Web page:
Saving seeds

saving seeds

Here’s something fun to do: if you have grown legumes— like pole beans or sweet peas—you can save the seeds and plant them next year! Just cut off the pods and store them somewhere cool and dry until they dry out. Then, pop them open and shake out the seeds (the beans or peas). Keep these in a cool, dry location for the winter, then plant them next spring to enjoy free vegetables!

There are plenty of vegetables and flowers with seeds that you can save to plant the next year. Peas, beans, lettuce, parsley, peppers, marigolds, calendula, cosmos, dill and fennel have seeds that are usually true to type and easy to save. When choosing seeds to save, ensure that you select plants that have been healthy and productive – you don’t want to save the seeds of a weak plant that has not thrived, after all. Dry the seeds very well before storing them, and use them the next year, as some seeds have a very short shelf-life.

The seeds of tomatoes, cucumbers and some melons, need to be cleaned of all pulp by soaking them in water for a few days before washing and drying them for use the next year. They are also more complicated to save because plants can cross pollinate if you or your neighbor grow more than one variety of tomato or melon, for example. A cross-pollinated seed might develop into a new, super-tasty variety of melon, but it might also be a dud, so sometimes it is better to buy seeds if you cannot be sure exactly what you are putting time and effort into growing.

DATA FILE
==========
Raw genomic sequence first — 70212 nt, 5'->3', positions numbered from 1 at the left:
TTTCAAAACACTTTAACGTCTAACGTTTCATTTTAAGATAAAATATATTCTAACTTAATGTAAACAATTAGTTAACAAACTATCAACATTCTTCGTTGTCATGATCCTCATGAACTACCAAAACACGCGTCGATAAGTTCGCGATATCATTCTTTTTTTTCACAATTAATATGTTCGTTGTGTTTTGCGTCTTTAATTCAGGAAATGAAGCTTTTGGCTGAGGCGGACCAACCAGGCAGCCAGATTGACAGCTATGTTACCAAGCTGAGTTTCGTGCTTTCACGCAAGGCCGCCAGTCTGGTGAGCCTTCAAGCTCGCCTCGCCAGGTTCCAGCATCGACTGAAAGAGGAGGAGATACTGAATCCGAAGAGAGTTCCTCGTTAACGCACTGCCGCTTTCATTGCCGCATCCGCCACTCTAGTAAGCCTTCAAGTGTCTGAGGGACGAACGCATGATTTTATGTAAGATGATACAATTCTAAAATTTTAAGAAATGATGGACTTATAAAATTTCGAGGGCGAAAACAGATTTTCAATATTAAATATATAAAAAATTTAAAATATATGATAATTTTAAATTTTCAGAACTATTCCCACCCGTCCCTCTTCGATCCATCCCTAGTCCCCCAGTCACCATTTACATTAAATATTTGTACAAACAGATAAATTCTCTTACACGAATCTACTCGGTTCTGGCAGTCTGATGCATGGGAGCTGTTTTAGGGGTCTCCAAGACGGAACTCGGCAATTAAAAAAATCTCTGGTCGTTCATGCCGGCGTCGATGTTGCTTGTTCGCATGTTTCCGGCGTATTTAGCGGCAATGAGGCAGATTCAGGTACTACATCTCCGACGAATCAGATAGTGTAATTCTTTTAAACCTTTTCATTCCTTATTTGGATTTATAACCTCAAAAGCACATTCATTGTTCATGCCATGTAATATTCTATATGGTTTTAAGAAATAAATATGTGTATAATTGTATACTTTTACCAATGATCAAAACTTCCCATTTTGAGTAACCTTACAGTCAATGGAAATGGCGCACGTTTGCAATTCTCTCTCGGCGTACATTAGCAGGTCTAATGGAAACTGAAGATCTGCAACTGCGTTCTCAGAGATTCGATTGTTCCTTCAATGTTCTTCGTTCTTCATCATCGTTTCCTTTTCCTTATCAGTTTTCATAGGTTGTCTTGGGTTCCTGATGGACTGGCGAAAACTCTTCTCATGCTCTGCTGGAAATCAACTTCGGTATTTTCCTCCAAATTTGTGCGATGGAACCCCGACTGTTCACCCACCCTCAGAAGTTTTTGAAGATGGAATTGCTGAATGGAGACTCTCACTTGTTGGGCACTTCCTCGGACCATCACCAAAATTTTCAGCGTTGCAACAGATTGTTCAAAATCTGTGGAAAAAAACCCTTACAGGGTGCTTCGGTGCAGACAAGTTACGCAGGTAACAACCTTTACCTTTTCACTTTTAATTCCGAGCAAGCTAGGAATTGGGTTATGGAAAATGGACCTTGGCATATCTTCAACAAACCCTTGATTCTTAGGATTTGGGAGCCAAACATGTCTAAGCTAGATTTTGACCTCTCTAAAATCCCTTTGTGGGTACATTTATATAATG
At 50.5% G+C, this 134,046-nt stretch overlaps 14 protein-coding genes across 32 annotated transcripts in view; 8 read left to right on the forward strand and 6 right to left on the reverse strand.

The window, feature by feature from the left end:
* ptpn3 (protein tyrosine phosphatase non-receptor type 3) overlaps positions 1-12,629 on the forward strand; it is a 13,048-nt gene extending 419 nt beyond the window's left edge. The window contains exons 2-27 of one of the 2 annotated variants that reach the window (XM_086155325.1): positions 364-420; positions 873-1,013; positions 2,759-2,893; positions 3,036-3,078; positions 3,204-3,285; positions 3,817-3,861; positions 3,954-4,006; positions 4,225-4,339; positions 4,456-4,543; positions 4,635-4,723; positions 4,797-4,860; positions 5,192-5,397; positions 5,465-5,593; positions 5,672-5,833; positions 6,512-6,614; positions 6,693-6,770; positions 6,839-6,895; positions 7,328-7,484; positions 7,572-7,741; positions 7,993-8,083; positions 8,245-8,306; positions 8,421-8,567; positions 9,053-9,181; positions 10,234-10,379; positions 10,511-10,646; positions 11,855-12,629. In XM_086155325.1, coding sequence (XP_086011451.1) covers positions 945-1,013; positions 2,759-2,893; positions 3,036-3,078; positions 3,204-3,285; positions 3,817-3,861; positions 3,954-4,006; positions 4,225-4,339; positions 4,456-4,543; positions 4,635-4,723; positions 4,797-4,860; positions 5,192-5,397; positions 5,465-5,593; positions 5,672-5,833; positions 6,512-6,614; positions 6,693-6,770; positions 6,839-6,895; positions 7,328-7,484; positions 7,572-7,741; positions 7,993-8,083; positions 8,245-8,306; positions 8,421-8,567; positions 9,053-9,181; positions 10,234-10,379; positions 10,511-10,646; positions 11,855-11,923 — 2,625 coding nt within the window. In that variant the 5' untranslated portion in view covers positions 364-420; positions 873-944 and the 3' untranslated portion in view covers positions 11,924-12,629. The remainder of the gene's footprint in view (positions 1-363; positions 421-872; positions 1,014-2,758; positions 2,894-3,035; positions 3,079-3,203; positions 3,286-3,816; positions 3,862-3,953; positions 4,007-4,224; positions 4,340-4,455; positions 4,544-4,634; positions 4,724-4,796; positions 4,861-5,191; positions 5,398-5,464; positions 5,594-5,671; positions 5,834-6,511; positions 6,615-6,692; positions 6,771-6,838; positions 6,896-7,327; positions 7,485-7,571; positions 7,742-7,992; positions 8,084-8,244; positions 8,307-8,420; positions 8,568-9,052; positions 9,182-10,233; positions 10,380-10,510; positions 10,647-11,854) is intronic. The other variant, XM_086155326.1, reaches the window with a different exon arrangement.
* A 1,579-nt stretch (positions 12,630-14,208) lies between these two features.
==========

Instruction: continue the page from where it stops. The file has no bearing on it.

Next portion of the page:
Transplanting seeds

transplanting seeds

If you live in a cold climate, sometimes starting plants indoors is a good option, particularly for vegetables like tomatoes. You should start your indoor plants in a sterile, soil-free growing medium with excellent water retention (see Growing Mediums).

Indoor planting can be a little tricky. Without the right amount of light, plants become “leggy” – long and thin – which weakens them for life. Try growing them on a sunny window-sill or moving them outside as soon as they have sprouted if temperatures in your area are mild. Indoor plants are also more susceptible to “damping off,” a fungal infection that causes young plants to droop. Still, it is worth the effort to get a jump on the growing season.

Once the plants are large enough and the temperature is warm enough to consider moving them outdoors, you should start the process of “hardening off.” This means that for about two weeks before transplanting outside, you take the seedlings outdoors and put them in the sun for an hour or so. Increase the length of time the plants spend outdoors until you are ready to transplant them.

When you transplant, be very gentle with the plants to prevent transplant shock. Start by water the seedlings and the container they will be transplanted into. Preserve as much of the soil surrounding the root ball as possible, and do not bury the plants deeper than they were originally. Handle the plants only by the leaves and not by the stem.

transplanting seeds